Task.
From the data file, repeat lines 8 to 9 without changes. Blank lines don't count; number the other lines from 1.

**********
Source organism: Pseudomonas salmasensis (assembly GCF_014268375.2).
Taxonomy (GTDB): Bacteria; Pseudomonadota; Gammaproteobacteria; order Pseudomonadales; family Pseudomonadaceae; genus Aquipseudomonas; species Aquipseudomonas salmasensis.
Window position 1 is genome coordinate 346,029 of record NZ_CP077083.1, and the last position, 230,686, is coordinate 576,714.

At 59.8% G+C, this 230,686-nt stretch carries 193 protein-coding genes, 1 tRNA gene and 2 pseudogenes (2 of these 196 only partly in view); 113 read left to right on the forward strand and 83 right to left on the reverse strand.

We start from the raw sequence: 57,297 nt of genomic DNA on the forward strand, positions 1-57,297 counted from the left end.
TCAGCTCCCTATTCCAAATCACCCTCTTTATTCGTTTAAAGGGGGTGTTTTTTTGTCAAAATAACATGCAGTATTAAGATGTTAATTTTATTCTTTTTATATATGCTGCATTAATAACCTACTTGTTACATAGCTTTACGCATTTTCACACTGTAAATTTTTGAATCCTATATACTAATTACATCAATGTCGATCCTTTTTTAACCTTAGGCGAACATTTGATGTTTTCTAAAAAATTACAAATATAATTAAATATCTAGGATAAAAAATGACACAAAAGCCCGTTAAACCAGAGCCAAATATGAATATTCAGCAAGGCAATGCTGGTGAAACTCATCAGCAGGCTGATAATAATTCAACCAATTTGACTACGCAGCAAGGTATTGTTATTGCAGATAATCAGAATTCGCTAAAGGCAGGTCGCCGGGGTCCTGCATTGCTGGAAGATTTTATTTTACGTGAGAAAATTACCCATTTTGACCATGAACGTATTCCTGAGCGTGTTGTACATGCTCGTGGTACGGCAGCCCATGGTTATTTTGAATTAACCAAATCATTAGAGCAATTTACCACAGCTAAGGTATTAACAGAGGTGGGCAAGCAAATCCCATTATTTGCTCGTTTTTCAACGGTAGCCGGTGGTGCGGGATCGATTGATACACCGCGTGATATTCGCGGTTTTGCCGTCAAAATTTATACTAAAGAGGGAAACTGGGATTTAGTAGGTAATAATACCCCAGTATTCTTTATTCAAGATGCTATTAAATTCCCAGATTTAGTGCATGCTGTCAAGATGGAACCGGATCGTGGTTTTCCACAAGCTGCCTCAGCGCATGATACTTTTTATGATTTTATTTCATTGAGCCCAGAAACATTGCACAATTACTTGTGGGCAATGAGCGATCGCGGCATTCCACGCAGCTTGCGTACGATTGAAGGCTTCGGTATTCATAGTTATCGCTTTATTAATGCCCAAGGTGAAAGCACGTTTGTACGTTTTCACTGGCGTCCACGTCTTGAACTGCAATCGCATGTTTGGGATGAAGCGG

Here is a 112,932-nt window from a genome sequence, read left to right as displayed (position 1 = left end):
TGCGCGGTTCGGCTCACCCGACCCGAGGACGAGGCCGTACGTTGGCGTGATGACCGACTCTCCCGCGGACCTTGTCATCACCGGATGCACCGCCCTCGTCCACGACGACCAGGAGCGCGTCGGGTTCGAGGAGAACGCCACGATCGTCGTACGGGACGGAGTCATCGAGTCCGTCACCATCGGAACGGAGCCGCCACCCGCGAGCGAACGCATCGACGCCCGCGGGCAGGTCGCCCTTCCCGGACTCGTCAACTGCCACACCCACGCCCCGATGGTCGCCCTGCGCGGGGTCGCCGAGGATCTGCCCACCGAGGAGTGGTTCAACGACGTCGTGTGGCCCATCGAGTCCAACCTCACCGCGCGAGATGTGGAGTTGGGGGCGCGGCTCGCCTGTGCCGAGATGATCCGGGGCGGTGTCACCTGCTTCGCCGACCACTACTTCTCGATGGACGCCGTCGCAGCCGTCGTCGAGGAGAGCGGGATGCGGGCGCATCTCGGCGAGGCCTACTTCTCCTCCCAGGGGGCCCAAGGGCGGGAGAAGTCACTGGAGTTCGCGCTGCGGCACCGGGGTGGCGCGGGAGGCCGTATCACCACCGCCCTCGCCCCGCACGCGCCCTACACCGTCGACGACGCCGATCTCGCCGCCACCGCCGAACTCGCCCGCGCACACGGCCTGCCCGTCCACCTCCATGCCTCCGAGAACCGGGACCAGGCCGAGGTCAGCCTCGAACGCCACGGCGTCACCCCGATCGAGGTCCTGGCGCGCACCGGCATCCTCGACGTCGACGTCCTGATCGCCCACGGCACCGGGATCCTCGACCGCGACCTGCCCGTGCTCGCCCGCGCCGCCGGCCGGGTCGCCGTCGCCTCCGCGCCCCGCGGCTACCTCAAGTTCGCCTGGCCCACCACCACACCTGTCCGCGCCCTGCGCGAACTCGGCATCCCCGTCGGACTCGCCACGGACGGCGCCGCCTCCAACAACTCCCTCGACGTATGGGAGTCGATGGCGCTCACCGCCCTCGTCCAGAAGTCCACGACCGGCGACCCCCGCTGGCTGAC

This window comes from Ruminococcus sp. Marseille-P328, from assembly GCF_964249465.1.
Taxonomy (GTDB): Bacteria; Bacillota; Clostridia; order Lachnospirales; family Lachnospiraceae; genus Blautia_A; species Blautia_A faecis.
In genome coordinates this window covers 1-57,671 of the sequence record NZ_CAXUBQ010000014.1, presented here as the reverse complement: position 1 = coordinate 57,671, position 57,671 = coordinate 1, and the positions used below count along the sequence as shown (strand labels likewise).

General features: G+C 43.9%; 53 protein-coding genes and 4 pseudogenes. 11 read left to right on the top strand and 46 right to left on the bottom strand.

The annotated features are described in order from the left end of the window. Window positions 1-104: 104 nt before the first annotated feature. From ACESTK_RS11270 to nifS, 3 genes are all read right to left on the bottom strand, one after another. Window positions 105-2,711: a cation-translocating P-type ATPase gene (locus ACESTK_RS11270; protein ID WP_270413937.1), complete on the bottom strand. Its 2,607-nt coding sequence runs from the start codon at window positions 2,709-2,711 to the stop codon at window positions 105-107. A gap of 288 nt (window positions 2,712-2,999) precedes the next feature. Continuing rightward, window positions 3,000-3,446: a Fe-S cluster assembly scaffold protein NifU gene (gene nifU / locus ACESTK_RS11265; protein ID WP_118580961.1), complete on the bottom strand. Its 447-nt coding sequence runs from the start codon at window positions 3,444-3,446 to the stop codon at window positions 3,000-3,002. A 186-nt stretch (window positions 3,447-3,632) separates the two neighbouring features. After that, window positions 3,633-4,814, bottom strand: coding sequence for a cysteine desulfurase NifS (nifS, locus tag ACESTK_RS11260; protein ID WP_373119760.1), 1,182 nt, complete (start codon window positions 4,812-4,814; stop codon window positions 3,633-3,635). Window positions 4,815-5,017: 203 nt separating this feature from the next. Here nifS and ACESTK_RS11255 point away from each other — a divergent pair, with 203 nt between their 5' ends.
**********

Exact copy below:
TGCGCGGTTCGGCTCACCCGACCCGAGGACGAGGCCGTACGTTGGCGTGATGACCGACTCTCCCGCGGACCTTGTCATCACCGGATGCACCGCCCTCGTCCACGACGACCAGGAGCGCGTCGGGTTCGAGGAGAACGCCACGATCGTCGTACGGGACGGAGTCATCGAGTCCGTCACCATCGGAACGGAGCCGCCACCCGCGAGCGAACGCATCGACGCCCGCGGGCAGGTCGCCCTTCCCGGACTCGTCAACTGCCACACCCACGCCCCGATGGTCGCCCTGCGCGGGGTCGCCGAGGATCTGCCCACCGAGGAGTGGTTCAACGACGTCGTGTGGCCCATCGAGTCCAACCTCACCGCGCGAGATGTGGAGTTGGGGGCGCGGCTCGCCTGTGCCGAGATGATCCGGGGCGGTGTCACCTGCTTCGCCGACCACTACTTCTCGATGGACGCCGTCGCAGCCGTCGTCGAGGAGAGCGGGATGCGGGCGCATCTCGGCGAGGCCTACTTCTCCTCCCAGGGGGCCCAAGGGCGGGAGAAGTCACTGGAGTTCGCGCTGCGGCACCGGGGTGGCGCGGGAGGCCGTATCACCACCGCCCTCGCCCCGCACGCGCCCTACACCGTCGACGACGCCGATCTCGCCGCCACCGCCGAACTCGCCCGCGCACACGGCCTGCCCGTCCACCTCCATGCCTCCGAGAACCGGGACCAGGCCGAGGTCAGCCTCGAACGCCACGGCGTCACCCCGATCGAGGTCCTGGCGCGCACCGGCATCCTCGACGTCGACGTCCTGATCGCCCACGGCACCGGGATCCTCGACCGCGACCTGCCCGTGCTCGCCCGCGCCGCCGGCCGGGTCGCCGTCGCCTCCGCGCCCCGCGGCTACCTCAAGTTCGCCTGGCCCACCACCACACCTGTCCGCGCCCTGCGCGAACTCGGCATCCCCGTCGGACTCGCCACGGACGGCGCCGCCTCCAACAACTCCCTCGACGTATGGGAGTCGATGGCGCTCACCGCCCTCGTCCAGAAGTCCACGACCGGCGACCCCCGCTGGCTGAC

This window comes from Ruminococcus sp. Marseille-P328, from assembly GCF_964249465.1.